I have been wanting to write a post for about a month now, but this amazing late summer/early fall we've been having in the Hudson Valley has me busy with other things. I'm not complaining! But today, as I soak in the hot sun--it's hitting 80 today--I realize we are very close to the end. I am almost done with closing the garden up, the fig trees have been replanted in their winter pots, and stink bugs are crawling everywhere. It's inevitable that every time we have a last burst of heat, some bug frenzy happens. Last year it was lady bugs, this year, stink bugs. I can feel it everywhere as I walk around my yard. The maples are turning yellow, the purple asters are lining the hill, the goldenrod surrounds the pond, and the bees are busily making haste. I have heard from various places that this year is going to be a snowy and cold winter. Have you noticed all the woolly bear caterpillars out this year? I am seeing them everywhere: fat black ones, little fuzzy black and brown ones, and one huge white one. I haven't seen so many in years.
There is a small cool breeze that underlies the heat of the sun today. It riffles the leaves, and they slowly fall, lazily coating the ground. The neighbor's rooster crows, and the buzz of the bugs seems muffled. Birds call, and dogs whine, chainsaws buzz and trucks lumber by. It's lazy but focused, it seems. The word portentous comes to mind. Everything seems to remind me that quite soon I won't be sitting on the porch sipping a beet-carrot-apple-ginger juice in a t-shirt and shorts.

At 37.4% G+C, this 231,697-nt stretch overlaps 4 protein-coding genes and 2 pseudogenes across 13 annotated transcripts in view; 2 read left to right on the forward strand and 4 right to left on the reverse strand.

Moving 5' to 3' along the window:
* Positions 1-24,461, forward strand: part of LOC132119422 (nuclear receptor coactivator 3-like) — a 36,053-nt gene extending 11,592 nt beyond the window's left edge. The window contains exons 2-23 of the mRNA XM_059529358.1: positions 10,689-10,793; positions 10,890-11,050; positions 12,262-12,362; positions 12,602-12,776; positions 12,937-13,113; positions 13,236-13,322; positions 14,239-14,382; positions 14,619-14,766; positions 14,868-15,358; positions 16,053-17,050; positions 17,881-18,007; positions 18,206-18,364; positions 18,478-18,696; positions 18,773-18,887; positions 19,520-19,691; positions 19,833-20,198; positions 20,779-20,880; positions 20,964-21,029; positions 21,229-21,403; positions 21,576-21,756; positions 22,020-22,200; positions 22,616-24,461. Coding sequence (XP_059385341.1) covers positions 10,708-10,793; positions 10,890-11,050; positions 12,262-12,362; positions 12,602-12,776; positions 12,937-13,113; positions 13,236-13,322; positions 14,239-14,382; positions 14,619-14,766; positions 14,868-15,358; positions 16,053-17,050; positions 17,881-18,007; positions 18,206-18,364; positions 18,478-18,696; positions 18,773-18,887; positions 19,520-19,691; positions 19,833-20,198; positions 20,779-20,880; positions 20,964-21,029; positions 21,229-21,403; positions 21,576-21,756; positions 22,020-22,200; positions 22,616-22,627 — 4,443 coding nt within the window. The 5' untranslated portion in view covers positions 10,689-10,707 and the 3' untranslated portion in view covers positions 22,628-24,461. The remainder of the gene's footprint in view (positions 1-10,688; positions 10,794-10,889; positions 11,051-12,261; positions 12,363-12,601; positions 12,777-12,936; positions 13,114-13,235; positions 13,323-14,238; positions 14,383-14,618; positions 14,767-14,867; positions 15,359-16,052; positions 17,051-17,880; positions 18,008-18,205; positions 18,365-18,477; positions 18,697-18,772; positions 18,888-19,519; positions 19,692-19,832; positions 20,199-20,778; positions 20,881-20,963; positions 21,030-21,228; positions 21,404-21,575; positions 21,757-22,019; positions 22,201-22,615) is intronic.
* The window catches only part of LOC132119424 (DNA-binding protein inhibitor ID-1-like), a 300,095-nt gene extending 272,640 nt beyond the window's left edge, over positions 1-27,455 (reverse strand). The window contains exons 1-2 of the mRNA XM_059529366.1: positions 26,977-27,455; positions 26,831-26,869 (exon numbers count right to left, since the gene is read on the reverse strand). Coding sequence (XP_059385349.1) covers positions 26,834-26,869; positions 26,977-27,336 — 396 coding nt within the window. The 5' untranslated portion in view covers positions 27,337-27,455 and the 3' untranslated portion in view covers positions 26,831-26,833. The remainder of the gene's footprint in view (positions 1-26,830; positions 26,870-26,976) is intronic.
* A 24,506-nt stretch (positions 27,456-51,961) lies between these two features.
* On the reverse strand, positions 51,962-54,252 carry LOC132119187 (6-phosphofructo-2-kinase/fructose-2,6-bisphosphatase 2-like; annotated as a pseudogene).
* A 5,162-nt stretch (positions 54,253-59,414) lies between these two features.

Even the preserving has slowed down a bit, although this batch of plum conserve is on the stove top as I write. Made with some gleaned tiny blue prune plums, I was looking to make something that was rich and cozy for the coming winter. I asked folks on my Facebook page what I should make, and there were a few good ideas! I have saved some plums to make the kuchen that Rosemary posted.
I adapted this from a recipe for Nutty Plum Conserve from the Ball Complete Book of Home Preserving. I removed a bit of sugar (and must admit, it still seems a bit sweet), used currants instead of raisins, and added Pisa liqueur, which is a nutty liqueur similar to Amaretto.
yields 5 half-pints, with a little extra for the fridge
2.5 pounds of blue prune plums, halved and pitted
2 cups sugar
1 cup dried currants
1 tablespoon of lemon juice
1/2 cup candied citrus peel
1/4 cup orange juice
1 cup coarsely chopped mixed nuts
1/2 cup Pisa liqueur
If your plums are large, quarter them. If they are small, keep them halved. Put plums, sugar, currants, juices and peel in your jam pot and bring them to a boil. While this is cooking, soak the nuts in the liqueur. Let the plum mixture boil for about twenty minutes; they should foam up a bit, and then get glossy and thick. Add the nuts and liqueur, bring back to a boil, and cook for another ten minutes making sure not to scorch the bottom. Process for ten minutes.